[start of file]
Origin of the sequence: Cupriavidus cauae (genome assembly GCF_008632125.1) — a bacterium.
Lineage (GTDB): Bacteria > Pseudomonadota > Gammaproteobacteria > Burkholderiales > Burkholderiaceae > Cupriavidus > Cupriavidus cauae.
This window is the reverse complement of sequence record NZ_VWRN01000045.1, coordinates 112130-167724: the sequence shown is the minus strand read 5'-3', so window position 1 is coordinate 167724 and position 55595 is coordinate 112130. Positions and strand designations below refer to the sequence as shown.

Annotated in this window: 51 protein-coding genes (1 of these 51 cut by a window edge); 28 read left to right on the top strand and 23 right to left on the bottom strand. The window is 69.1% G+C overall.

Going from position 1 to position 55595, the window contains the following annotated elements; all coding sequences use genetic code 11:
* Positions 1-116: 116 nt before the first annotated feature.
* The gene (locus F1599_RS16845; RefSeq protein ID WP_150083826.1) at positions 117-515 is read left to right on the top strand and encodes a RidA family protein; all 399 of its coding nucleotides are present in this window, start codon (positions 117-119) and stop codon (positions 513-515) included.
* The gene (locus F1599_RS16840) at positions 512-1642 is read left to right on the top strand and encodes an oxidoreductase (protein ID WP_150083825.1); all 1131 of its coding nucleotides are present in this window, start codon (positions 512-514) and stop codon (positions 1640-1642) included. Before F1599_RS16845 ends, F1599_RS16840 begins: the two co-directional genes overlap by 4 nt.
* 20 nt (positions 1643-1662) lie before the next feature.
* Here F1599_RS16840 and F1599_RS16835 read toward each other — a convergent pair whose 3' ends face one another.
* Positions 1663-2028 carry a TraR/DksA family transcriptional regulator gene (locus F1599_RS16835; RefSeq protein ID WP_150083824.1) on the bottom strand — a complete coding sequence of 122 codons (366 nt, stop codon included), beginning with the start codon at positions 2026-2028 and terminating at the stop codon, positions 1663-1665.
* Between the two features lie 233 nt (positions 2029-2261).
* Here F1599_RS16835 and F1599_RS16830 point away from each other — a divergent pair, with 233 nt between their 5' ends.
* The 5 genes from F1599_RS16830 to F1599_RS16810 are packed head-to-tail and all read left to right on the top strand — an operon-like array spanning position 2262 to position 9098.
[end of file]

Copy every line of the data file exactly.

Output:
Origin of the sequence: Cupriavidus cauae (genome assembly GCF_008632125.1) — a bacterium.
Lineage (GTDB): Bacteria > Pseudomonadota > Gammaproteobacteria > Burkholderiales > Burkholderiaceae > Cupriavidus > Cupriavidus cauae.
This window is the reverse complement of sequence record NZ_VWRN01000045.1, coordinates 112130-167724: the sequence shown is the minus strand read 5'-3', so window position 1 is coordinate 167724 and position 55595 is coordinate 112130. Positions and strand designations below refer to the sequence as shown.

Annotated in this window: 51 protein-coding genes (1 of these 51 cut by a window edge); 28 read left to right on the top strand and 23 right to left on the bottom strand. The window is 69.1% G+C overall.

Going from position 1 to position 55595, the window contains the following annotated elements; all coding sequences use genetic code 11:
* Positions 1-116: 116 nt before the first annotated feature.
* The gene (locus F1599_RS16845; RefSeq protein ID WP_150083826.1) at positions 117-515 is read left to right on the top strand and encodes a RidA family protein; all 399 of its coding nucleotides are present in this window, start codon (positions 117-119) and stop codon (positions 513-515) included.
* The gene (locus F1599_RS16840) at positions 512-1642 is read left to right on the top strand and encodes an oxidoreductase (protein ID WP_150083825.1); all 1131 of its coding nucleotides are present in this window, start codon (positions 512-514) and stop codon (positions 1640-1642) included. Before F1599_RS16845 ends, F1599_RS16840 begins: the two co-directional genes overlap by 4 nt.
* 20 nt (positions 1643-1662) lie before the next feature.
* Here F1599_RS16840 and F1599_RS16835 read toward each other — a convergent pair whose 3' ends face one another.
* Positions 1663-2028 carry a TraR/DksA family transcriptional regulator gene (locus F1599_RS16835; RefSeq protein ID WP_150083824.1) on the bottom strand — a complete coding sequence of 122 codons (366 nt, stop codon included), beginning with the start codon at positions 2026-2028 and terminating at the stop codon, positions 1663-1665.
* Between the two features lie 233 nt (positions 2029-2261).
* Here F1599_RS16835 and F1599_RS16830 point away from each other — a divergent pair, with 233 nt between their 5' ends.
* The 5 genes from F1599_RS16830 to F1599_RS16810 are packed head-to-tail and all read left to right on the top strand — an operon-like array spanning position 2262 to position 9098.